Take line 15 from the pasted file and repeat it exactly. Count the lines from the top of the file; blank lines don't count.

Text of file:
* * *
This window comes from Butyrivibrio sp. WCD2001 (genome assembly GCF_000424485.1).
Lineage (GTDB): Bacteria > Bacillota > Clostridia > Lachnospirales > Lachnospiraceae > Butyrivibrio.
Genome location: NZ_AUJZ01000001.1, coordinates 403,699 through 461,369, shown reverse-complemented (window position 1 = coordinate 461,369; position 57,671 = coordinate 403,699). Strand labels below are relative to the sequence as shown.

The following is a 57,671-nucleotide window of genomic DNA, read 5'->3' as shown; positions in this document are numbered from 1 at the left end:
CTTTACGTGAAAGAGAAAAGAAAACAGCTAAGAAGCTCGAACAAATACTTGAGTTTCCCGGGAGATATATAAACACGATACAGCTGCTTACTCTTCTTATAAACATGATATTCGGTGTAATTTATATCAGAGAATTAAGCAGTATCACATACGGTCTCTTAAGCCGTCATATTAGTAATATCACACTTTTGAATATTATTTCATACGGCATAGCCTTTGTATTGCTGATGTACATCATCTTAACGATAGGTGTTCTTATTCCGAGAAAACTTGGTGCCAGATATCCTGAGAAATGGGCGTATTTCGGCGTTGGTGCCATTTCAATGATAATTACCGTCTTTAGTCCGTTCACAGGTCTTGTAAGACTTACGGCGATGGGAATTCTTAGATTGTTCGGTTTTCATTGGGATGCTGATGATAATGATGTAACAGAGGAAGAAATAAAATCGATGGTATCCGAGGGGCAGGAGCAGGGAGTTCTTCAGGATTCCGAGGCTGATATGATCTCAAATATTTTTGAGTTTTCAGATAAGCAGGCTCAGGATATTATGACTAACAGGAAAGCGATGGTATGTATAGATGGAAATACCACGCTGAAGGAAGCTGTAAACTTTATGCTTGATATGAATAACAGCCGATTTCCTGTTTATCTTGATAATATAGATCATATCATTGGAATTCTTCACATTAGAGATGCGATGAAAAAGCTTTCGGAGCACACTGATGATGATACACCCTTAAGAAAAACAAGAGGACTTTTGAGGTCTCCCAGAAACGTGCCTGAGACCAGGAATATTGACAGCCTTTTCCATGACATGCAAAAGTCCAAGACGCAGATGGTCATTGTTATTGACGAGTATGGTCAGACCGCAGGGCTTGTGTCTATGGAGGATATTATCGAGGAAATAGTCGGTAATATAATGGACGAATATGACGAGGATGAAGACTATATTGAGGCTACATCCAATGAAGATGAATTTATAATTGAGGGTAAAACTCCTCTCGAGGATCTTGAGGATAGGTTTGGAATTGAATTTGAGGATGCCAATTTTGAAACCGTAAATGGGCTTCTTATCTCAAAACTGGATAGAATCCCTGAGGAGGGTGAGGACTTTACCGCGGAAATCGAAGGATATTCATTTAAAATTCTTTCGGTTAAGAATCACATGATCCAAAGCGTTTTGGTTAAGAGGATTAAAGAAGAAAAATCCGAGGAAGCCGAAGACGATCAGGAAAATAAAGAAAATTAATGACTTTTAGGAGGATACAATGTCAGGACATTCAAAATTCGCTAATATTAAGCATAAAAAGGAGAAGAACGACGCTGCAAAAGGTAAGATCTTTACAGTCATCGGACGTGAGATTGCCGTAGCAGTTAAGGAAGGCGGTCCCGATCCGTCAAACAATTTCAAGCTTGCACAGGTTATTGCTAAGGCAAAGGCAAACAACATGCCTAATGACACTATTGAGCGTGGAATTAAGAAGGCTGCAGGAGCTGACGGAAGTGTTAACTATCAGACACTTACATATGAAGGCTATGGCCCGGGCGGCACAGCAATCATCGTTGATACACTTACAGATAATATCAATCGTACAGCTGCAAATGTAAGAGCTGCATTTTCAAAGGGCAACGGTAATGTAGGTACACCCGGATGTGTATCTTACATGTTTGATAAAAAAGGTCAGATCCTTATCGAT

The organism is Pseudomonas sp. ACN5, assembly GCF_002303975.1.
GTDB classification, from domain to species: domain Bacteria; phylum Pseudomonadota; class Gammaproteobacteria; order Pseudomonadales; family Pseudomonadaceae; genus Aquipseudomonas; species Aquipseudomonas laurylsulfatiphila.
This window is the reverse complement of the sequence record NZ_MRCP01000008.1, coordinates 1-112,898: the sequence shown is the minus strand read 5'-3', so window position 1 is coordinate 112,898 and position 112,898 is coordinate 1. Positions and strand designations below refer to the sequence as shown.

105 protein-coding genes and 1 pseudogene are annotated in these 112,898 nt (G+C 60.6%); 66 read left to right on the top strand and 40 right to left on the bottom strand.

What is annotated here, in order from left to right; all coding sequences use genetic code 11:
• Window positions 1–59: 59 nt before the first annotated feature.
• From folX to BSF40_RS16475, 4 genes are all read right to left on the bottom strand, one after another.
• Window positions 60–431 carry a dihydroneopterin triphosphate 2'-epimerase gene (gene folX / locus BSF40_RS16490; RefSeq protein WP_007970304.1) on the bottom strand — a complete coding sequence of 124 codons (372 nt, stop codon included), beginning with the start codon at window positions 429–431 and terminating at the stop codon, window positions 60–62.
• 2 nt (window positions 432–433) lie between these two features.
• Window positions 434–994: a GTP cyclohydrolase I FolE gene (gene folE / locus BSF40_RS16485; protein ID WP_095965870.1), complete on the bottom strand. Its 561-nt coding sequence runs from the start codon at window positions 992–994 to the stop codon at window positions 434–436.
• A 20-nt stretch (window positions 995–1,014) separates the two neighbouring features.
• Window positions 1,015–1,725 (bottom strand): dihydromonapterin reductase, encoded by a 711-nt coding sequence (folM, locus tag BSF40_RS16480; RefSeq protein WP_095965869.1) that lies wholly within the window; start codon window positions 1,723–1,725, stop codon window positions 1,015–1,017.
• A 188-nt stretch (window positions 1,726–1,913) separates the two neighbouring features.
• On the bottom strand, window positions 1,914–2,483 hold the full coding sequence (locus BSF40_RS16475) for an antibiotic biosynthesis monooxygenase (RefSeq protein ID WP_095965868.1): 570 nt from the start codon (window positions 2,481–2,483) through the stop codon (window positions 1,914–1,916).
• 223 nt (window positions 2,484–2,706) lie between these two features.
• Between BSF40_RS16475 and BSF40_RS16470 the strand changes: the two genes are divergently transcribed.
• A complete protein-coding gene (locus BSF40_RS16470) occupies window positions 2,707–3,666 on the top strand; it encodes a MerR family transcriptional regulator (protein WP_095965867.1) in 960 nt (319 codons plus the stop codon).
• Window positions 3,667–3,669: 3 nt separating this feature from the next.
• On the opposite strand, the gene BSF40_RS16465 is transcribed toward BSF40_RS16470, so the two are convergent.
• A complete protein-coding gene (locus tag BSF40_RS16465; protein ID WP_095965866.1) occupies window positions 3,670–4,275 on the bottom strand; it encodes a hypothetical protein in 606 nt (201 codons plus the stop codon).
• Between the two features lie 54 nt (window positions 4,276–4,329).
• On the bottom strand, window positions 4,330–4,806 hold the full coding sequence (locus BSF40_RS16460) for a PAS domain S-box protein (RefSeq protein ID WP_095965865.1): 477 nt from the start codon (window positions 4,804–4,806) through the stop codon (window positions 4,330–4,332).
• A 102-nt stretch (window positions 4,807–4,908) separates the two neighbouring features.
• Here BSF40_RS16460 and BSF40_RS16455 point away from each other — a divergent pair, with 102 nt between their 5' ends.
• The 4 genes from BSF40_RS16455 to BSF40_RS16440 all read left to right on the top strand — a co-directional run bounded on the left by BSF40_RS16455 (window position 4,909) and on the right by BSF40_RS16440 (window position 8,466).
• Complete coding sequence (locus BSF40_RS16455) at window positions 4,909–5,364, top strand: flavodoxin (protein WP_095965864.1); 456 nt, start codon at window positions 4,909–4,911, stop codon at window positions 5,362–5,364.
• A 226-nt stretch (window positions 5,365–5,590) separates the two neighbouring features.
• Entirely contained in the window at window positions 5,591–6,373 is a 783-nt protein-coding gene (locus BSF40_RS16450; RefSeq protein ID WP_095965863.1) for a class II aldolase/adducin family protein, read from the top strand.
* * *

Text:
• Window positions 434–994: a GTP cyclohydrolase I FolE gene (gene folE / locus BSF40_RS16485; protein ID WP_095965870.1), complete on the bottom strand. Its 561-nt coding sequence runs from the start codon at window positions 992–994 to the stop codon at window positions 434–436.